4.2.4 Generic Permanent Error (type 80)

   The Generic Permanent Error response indicates that a request cannot
   be completed and this is a permanent condition. No data is included.
   For a description of how to handle this response, see section 2.2.2.



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4.2.5 Cannot Process Permanent Error (type 81)

   The Cannot Process Permanent Error response indicates that a request
   cannot be processed because it is unrecognized or unsupported and
   this is a permanent condition.  No data is included. For a
   description of how to handle this response, see section 2.2.2.

4.2.6 Encryption Type Not Supported Permanent Error (type 82)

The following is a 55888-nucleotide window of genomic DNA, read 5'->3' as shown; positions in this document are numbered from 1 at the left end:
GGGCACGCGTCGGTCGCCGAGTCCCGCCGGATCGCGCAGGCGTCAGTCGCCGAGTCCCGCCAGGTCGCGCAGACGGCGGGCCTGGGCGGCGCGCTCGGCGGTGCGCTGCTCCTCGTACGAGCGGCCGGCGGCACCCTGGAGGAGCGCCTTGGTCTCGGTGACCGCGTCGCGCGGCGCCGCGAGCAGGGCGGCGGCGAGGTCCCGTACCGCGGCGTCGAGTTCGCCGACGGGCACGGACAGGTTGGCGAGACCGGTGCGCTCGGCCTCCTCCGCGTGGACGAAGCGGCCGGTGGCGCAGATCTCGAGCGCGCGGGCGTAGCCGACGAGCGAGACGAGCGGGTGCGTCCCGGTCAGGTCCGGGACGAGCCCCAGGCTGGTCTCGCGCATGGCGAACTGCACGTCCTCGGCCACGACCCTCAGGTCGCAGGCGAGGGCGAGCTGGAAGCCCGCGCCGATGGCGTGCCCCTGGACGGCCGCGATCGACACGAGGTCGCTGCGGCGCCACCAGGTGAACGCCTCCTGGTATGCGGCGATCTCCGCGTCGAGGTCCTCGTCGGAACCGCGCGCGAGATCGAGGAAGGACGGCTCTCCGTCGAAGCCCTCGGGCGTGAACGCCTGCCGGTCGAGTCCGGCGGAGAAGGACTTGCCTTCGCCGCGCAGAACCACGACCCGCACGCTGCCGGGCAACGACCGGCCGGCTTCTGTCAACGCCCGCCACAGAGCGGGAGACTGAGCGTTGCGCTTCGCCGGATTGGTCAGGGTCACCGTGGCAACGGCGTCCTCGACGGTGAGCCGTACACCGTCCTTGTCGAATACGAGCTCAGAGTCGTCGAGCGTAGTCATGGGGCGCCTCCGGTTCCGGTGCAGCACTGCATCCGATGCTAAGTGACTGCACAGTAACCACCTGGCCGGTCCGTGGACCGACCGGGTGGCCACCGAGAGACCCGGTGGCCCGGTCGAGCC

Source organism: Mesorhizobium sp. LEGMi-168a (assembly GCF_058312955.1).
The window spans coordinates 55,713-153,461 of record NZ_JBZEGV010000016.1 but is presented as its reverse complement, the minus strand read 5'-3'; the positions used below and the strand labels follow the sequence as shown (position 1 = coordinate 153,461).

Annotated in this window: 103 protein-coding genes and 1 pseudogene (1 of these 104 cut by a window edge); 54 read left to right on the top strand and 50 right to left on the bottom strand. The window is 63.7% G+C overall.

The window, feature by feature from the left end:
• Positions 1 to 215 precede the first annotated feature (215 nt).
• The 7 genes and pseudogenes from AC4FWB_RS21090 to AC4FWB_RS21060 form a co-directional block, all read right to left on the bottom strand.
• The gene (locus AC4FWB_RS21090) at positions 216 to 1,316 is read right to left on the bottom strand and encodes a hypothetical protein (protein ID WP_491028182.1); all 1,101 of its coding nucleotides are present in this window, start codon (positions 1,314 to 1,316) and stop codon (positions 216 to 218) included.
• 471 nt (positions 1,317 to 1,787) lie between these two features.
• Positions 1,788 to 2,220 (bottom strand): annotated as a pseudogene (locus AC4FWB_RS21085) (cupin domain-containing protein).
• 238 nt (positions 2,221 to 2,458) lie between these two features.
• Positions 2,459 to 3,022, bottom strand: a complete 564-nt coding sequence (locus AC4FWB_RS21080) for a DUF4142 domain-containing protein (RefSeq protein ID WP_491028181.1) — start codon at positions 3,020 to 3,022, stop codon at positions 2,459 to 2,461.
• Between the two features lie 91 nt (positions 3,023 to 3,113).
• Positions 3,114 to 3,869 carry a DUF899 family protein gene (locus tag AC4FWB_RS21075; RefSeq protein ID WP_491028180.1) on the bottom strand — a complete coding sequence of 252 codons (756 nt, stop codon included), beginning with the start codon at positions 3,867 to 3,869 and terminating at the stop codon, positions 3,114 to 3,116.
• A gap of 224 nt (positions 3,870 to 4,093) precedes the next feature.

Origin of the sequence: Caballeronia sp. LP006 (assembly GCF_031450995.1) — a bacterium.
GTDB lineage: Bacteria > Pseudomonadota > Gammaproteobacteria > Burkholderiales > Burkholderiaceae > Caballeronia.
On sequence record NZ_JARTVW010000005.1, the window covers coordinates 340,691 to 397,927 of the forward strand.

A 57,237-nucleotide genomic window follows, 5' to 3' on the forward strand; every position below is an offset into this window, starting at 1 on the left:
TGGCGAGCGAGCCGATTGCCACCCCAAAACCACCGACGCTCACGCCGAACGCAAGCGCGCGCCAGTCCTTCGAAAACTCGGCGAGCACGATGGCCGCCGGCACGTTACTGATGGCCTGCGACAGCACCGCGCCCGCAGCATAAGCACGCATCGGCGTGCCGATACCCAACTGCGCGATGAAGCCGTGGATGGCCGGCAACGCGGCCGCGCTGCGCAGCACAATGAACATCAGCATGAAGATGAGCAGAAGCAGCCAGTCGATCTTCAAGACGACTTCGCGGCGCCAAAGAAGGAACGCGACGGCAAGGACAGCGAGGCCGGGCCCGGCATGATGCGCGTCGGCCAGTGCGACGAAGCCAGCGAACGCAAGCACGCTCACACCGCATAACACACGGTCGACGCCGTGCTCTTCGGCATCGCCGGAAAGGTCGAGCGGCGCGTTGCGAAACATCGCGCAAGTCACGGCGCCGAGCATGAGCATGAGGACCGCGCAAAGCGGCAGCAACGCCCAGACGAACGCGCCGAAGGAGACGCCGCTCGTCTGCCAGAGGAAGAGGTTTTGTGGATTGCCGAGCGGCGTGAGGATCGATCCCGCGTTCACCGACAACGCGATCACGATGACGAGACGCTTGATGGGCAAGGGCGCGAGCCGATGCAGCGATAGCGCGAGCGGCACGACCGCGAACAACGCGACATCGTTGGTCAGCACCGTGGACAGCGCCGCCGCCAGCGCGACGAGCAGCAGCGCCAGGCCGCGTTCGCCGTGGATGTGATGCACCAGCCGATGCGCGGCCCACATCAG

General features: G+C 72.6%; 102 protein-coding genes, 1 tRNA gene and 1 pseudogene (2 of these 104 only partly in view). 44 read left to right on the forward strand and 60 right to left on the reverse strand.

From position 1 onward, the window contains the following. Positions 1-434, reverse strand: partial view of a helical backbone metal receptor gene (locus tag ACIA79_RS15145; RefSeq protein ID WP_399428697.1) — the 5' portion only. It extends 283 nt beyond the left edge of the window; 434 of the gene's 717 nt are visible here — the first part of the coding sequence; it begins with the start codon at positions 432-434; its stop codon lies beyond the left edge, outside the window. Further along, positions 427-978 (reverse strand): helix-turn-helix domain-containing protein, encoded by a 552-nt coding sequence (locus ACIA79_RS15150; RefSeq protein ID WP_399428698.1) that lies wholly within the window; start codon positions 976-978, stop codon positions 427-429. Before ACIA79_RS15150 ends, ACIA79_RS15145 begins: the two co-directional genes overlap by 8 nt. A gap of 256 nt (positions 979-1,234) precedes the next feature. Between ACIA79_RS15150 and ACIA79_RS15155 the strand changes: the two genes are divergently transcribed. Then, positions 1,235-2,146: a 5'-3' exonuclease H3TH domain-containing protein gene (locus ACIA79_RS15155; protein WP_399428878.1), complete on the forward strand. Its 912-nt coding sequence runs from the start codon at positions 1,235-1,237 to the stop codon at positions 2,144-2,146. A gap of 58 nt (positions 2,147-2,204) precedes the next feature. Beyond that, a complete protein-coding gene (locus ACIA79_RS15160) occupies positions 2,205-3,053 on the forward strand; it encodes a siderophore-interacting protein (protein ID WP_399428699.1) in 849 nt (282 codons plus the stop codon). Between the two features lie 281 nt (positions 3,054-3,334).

The Encryption Type Not Supported Permanent Error response indicates
   that a packet cannot be processed because the MARP server does not
   support the value in the Encryption Type field. Since the MARP server
   cannot decrypt the packet, it cannot read its Type or Request
   Sequence Number fields. It MUST use sequence number 0 in its response
   and MUST NOT cache this response.

   The data contains a list of supported encryption types and as much of
   the original packet as will fit in a single UDP packet.  The MARP
   client MAY decrypt this packet to recognize which request failed and
   try sending it again with a different encryption type.

   The format of the data is shown in Figure 9.

                          0 1 2 3 4 5 6 7
                         +-+-+-+-+-+-+-+-+
                         | E. Type Count |
                         +-+-+-+-+-+-+-+-+
                         |  Sptd. Enc.   |
                         +    Types      +
                                ...
                         +  (ETC bytes)  +
                         |               |
                         +-+-+-+-+-+-+-+-+
                         | Pkt Data Len  |